Short lunches cause schoolwide stress


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Many students at MSHS eat their lunch while doing homework.

Students at Manitou Springs High School want a longer lunch, here’s everything you need to know about the situation.

When balancing going off-campus for lunch, meeting with clubs, and simply eating, the time allotted is too short. As crucial as lunch is in a day, to re-energize, have a mental break from learning, or simply talk with friends, it seems that lunch should be a little longer.

There are many different options for lunch. Students go off campus for lunch, stay on campus, or have club and activity meetings. When talking with students, they share the struggles of all of these options. All groups of students, off-campus, on-campus, or clubs regardless of grade, share similar experiences with rushing Lunch, whether it’s going to get food off-campus or waiting in lines at the microwaves.

Going off-campus for lunch is one of the highlights of being in high school. However, it seems to be a struggle for students at Manitou Springs High School. Andrew Rhodes (11) said, “[Lunch] puts me in a rush, just to get my food quick enough to come back and eat. [And then it’s] very stressful, especially if you can’t find a parking spot and you have to park on the opposite side of the building. Sometimes you have a teacher that does not like you eating in their class, but you spent all your lunchtime going and getting food to not be able to eat it because you ran out of time.”

After extensive interviews and questionnaires, we talked with Charlotte Anderson, who stays on campus for Lunch, and asked her thoughts regarding the amount of time for Lunch, she stated, “I think when you’re staying on campus, it’s enough time, but if you want to leave campus it’s really short because we live in Manitou, which is a small town and so anywhere you want to go is pretty far away.”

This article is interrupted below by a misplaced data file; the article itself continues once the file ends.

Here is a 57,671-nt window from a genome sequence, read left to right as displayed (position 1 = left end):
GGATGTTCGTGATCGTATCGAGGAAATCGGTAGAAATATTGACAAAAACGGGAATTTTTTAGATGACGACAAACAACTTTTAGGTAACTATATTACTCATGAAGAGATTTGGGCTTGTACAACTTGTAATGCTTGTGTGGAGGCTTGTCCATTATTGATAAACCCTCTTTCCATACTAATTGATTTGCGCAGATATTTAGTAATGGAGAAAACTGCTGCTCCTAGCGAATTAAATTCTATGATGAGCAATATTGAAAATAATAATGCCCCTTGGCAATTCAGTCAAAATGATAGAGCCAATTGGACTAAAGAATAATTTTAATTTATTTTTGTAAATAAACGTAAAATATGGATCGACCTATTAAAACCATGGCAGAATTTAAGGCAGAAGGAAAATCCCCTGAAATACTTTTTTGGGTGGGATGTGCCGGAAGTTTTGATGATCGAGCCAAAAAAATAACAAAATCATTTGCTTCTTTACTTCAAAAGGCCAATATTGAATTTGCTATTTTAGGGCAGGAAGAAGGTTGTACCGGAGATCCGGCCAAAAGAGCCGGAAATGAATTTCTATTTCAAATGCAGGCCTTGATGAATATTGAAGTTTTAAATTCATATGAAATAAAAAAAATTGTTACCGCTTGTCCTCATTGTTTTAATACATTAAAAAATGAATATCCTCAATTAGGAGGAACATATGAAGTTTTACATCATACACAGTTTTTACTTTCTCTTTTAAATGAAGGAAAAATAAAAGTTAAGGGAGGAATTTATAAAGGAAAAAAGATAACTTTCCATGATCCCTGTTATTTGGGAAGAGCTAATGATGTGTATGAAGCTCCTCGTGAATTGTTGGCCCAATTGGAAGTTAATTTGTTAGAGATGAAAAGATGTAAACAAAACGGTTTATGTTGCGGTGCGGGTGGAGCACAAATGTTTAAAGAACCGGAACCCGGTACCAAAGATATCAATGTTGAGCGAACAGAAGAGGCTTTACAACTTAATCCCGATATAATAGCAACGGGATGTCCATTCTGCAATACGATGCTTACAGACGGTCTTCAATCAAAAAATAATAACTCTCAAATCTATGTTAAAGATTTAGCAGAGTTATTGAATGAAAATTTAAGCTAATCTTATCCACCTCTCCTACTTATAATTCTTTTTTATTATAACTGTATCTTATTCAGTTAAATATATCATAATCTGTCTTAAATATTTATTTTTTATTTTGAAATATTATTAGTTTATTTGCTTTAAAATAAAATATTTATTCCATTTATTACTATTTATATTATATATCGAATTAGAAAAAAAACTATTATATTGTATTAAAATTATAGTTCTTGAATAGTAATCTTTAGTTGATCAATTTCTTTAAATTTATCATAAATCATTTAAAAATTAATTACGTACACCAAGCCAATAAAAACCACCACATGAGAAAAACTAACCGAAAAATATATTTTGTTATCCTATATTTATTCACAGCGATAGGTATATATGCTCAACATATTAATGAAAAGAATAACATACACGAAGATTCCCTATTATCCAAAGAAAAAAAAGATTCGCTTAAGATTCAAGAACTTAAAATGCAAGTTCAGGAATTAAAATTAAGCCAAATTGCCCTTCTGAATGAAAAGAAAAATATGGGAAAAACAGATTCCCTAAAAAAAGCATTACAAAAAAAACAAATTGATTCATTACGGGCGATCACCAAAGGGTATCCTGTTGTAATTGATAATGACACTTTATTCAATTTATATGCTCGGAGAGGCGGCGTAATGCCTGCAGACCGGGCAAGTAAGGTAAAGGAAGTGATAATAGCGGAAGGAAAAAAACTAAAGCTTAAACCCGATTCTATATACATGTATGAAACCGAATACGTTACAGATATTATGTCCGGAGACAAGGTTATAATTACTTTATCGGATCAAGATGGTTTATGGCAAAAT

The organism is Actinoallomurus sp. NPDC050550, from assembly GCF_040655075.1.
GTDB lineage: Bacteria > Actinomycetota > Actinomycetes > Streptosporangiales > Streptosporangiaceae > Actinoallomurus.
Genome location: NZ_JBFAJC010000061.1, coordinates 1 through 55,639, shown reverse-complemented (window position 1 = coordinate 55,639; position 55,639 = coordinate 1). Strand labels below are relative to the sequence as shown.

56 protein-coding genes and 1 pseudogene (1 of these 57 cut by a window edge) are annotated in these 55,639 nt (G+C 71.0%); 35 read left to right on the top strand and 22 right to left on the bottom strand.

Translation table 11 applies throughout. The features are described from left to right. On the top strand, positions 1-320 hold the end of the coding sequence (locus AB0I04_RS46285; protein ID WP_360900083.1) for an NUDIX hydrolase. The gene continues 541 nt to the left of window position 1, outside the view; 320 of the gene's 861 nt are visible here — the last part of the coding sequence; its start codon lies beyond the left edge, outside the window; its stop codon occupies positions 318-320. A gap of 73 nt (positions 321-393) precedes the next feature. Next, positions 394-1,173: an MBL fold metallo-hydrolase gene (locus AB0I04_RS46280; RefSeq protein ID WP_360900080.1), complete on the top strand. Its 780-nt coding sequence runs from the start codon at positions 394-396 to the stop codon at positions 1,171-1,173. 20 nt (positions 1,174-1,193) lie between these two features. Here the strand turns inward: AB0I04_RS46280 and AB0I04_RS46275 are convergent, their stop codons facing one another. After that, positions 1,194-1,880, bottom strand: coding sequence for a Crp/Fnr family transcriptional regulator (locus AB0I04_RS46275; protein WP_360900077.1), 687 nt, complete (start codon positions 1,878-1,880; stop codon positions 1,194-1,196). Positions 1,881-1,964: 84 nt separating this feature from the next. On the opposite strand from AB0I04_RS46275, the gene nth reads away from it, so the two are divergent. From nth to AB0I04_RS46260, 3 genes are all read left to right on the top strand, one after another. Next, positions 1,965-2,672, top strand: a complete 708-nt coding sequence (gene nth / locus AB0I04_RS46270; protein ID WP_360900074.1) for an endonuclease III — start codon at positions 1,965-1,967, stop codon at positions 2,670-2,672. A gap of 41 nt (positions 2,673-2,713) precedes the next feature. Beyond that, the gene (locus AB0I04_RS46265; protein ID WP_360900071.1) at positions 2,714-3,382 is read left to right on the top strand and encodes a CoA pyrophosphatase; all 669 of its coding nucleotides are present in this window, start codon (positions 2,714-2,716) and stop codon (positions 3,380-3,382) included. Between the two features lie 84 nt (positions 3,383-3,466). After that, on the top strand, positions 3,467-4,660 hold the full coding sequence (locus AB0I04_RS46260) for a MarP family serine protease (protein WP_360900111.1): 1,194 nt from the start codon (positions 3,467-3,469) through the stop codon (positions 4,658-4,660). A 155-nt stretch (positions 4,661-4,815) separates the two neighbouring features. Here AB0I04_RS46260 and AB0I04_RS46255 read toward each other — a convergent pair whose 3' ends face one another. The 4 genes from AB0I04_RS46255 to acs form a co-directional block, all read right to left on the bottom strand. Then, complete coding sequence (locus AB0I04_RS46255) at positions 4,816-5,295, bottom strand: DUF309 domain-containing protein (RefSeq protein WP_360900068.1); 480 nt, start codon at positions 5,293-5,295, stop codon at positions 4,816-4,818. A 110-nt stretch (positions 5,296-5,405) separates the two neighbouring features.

This was a valid response that we heard from many students. Different students also shared that they stayed on campus to make sure their Lunch was simple. They did not have to worry about traffic, finding parking, or waiting in lines at restaurants.

Charlotte also shared her opinions on advisory as a potential solution to short Lunch, “I think that advisory is pretty pointless because it is so short as well, there’s no time to do homework because you get in [class], your teacher takes attendance and talks, then you get your stuff out, and advisory is over. So I think it would be helpful to shorten [advisory] and make it just a little rest period between classes. Fifteen minutes added to lunch, which would probably be helpful.” Although it gives an interesting perspective that we have heard from many students, it also helps share students’ overwhelming opinion about advisory being a “waste of time.”

Another interesting perspective is the teacher’s point-of-view for leading, directing, and having crucial meetings regarding clubs and activities during Lunch. Many clubs and activities vow to have their meetings at Lunch, as it is one of the only times all their members can meet. Students may have different obligations before and after school, leaving Lunch the perfect time for everybody to get together. Mrs. Gardner, the Knowledge Bowl advisor, shared, “It’s such a short duration, so trying to discuss things [is difficult.] By the time students pick up their Lunch and get here, it’s short.”

After finally finished our interviews, getting some answers and opinions from Mr. Hull, the MSHS principal. He shared his thoughts that, of course, we all would enjoy a long lunch, but it is not plausible with a mandated in-classroom time from the state. Hull said, “if we extended the lunch, we’d extend the school day.” Hull also spoke to the students and staff “The day of an hour lunch at work is, is something that’s not really around any longer, and we’re in the business of preparing students for college and career and, thirty-five minutes is an adequate amount of time for lunch.”